As wild salmon lawyer Sean Jones said during a webinar this year, “Predatory delay is a tactic we’ve seen in other industries. Everybody knows that environmental change is needed, but industry wants to delay the implementation of necessary changes so it can continue to profit from those very environmental harms.”

A fish farm worker dumping dead salmon during a die off

A worker dumping dead salmon during a die-off | Photo: Clayoquot Action

The Department of Fisheries is legally obliged to implement the precautionary principle in order to protect and restore wild salmon. That means minimizing any risks we can. There are many stressors Canada can’t control, or that would take decades to produce results (like reducing carbon emissions or restoring old clearcuts). But fish farms can be removed with a stroke of the pen. And as we’ve seen on the east coast of Vancouver Island, when fish farms are removed, wild salmon bounce back in astonishing abundance. What are we waiting for?

Meanwhile, First Nations lead the way. The Broughton Area Nations successfully removed 17 feedlots from their territories. The shíshálh Nation asked Greig Seafoods to remove all eight farms from their waters. And the First Nations of the Discovery Islands asked former Minister Bernadette Jordan to remove 15 facilities from their waters, which she did in 2020. These Nations are not alone. 120 First Nations want these polluting feedlots removed in order to protect wild salmon.

This is about aboriginal fishing rights. Governments do not have the power to interfere unilaterally with existing rights, including activities such as fishing. Which they would be doing if they do not remove salmon farms from BC waters by 2025 as promised, because the farms are pushing wild salmon towards extinction.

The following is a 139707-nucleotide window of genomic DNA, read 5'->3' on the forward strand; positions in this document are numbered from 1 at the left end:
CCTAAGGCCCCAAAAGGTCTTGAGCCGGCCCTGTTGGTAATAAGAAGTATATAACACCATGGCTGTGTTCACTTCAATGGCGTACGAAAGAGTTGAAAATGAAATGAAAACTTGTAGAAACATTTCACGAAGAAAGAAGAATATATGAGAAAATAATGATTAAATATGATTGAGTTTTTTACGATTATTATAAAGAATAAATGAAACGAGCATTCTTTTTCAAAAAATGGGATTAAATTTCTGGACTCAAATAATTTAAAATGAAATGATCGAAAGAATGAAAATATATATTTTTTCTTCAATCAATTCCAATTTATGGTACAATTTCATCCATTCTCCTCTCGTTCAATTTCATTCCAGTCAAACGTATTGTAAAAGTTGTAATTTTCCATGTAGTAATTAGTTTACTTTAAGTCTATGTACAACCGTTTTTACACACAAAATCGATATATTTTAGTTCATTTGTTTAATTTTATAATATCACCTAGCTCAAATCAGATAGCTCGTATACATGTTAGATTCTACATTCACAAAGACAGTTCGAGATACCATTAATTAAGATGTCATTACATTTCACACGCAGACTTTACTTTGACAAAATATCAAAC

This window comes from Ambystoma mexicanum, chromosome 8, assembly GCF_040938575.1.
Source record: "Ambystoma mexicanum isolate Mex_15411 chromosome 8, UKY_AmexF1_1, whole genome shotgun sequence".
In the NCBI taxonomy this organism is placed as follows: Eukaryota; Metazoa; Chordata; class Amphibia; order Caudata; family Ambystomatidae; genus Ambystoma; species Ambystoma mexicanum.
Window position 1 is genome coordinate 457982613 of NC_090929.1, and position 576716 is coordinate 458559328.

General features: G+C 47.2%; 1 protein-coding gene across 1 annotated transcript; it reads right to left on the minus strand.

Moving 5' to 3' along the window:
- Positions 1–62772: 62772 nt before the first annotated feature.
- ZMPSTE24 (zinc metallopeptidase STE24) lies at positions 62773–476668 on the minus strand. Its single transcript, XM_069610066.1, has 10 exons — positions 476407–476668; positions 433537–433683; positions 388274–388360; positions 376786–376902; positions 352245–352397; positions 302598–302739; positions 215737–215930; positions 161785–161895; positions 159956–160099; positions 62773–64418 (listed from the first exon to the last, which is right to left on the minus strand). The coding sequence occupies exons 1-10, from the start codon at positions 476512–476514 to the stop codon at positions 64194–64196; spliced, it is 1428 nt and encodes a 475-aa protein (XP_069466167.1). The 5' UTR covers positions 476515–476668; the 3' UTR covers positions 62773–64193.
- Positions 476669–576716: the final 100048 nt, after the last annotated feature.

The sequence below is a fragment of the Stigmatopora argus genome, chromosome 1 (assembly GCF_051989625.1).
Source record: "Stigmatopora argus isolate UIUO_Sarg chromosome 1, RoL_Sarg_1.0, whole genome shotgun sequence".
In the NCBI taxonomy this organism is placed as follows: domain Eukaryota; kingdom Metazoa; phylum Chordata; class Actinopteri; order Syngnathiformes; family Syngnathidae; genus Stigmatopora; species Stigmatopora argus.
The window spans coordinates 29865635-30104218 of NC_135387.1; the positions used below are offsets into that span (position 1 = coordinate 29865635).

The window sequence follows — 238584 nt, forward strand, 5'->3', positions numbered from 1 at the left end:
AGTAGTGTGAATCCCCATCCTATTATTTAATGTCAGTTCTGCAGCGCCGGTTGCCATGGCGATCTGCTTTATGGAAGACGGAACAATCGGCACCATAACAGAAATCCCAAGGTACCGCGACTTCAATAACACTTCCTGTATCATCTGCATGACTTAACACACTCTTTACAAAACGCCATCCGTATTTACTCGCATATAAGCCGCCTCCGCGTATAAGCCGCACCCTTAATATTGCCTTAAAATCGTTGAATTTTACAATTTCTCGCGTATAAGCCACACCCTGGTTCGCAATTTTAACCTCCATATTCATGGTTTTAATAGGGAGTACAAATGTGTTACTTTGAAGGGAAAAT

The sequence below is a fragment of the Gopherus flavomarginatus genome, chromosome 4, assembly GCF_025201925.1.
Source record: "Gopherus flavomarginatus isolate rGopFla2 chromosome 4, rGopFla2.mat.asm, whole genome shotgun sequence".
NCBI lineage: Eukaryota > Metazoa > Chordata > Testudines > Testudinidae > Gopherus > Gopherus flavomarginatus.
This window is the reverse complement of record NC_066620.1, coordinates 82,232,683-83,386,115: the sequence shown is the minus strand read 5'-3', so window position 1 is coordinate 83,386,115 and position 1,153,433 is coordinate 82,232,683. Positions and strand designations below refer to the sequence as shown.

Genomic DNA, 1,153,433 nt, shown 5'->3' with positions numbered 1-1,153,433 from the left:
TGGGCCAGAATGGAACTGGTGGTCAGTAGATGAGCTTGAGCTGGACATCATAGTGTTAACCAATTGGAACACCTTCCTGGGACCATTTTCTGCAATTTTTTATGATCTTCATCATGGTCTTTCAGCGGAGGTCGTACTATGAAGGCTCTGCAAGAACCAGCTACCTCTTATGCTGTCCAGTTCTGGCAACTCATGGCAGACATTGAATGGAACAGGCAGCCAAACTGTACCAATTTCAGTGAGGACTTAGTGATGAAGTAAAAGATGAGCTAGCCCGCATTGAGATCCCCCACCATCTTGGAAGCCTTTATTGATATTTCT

A black bear catching a salmon

A black bear catching a salmon | Photo: Clayoquot Action

What about Indigenous rights and title? Fish farming is a transboundary issue, making borders of any kind irrelevant. ’Na̱mg̱is Chief Homiskanis (Don Svanvik) said in Tofino last fall: “You don’t have the right to extinct something … I’ll die on the hill with you defending your rights and title … but you don’t have the right to kill our fish … because there’s no way you can stop the fish from going into other territories … and there’s no way you’re going to stop the disease and lice from coming out of there … so we all have to lock arms and keep the fight going with everybody to get the fish farms out.”

Washington State banned fish farms in 2022, leaving BC as the only jurisdiction on the west coast of North America still allowing fish farms in the ocean. And 75% of British Columbians want them removed. The fact that the feds promised to remove salmon farms is a good first step. But now it’s up to us as citizens to create the pressure needed to force our governments to stand up to this polluting industry. As former Minister Joyce Murray said: “When it comes to protecting wild salmon, failure is not an option.”

Two wild salmon running a river

Two wild salmon running a river | Photo: Clayoquot Action

Dan Lewis is a founding director of Clayoquot Action.